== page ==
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Hiroshima University (2016)

Remote Sensing Based Monitoring for Land Degradation in Inner Mongolian Grassland

Gong Zhe

Titre : Remote Sensing Based Monitoring for Land Degradation in Inner Mongolian Grassland

Auteur : Gong Zhe

Université de soutenance : Hiroshima University

Grade : Doctoral Dissertation 2016

Résumé partiel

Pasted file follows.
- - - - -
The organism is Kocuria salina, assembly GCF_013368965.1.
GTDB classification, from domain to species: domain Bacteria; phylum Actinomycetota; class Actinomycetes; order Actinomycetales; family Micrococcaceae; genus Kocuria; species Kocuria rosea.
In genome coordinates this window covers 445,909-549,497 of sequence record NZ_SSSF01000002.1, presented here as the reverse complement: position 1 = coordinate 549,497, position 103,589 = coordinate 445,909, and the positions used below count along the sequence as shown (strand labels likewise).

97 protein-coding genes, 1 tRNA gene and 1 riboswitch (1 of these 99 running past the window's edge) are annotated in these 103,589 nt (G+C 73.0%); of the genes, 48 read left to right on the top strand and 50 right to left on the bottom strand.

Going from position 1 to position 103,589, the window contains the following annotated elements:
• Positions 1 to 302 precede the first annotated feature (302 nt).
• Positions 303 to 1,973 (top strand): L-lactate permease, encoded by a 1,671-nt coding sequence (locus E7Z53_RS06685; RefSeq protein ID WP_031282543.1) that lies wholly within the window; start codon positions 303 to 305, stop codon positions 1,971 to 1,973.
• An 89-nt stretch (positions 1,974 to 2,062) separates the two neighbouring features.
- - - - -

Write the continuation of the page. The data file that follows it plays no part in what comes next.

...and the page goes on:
The Inner Mongolia grassland comprises more than 20% of China’s total grassland area, which made this region as the largest animal husbandry base in China. However, land degradation also occurred here, mainly due to the effects from human behaviors and climate change, threatening daily lives of the local residents. The main objective of this study is to evaluate the grassland degradation in Inner Mongolia on both quantity and quality levels using the remote sensing based methods. The dissertation has been divided into seven chapters. Chapter 1 clarifies the background and the objectives of the present study. Chapter 2, 3, and 4 study the grassland degradation dynamics on quantity level during different study periods. Chapter 5 applies nonlinear and non-stationary method for degradation trend analysis. Chapter 6 evaluates the grassland degradation on quality level. Chapter 7 makes general discussion of the whole dissertation. More detailed information are displayed below. In Chapter 2, a time series of NDVI data from 1983 to 2013, derived from the advanced very high-resolution radiometer Vegetation Health Product (AVHRR-VHP), was applied to detect linear trends, seasonal phenology transition dates, and growing seasons to assess the dynamics of the vegetation growth and phenology in the Inner Mongolia Autonomous Region in China. Overall, Inner Mongolia became warmer and drier during the study period. A significant increasing cumulative NDVI trend was found for 30.30% of the total vegetation covered area, and 21.21% of the area exhibited a significant decreasing trend. The degraded area was primarily located in the northeastern meadow and typical steppe regions. The restored area was mainly in the western desert steppe. The forest grew at a normal rate during these years. However, a severe drought during 1993–2003 was detected, when approximately 27.56% of the total vegetation covered area experienced a significant decreasing NDVI trend. The length of the growing season (LOS) in 1983–2013 shortened because of the delay of the start of the growing season (SOS) and the advance of the end of the growing season (EOS). However, this trend reversed in the more recent decade (2003–2013). The phenology was closely associated with climate change, especially precipitation. Moreover, the LOS was strongly correlated with the spring precipitation. The variability of the vegetation responses to climate change was also assessed, indicating that most of the vegetation types had recently recovered and that the restored areas had a varied spatial distribution.

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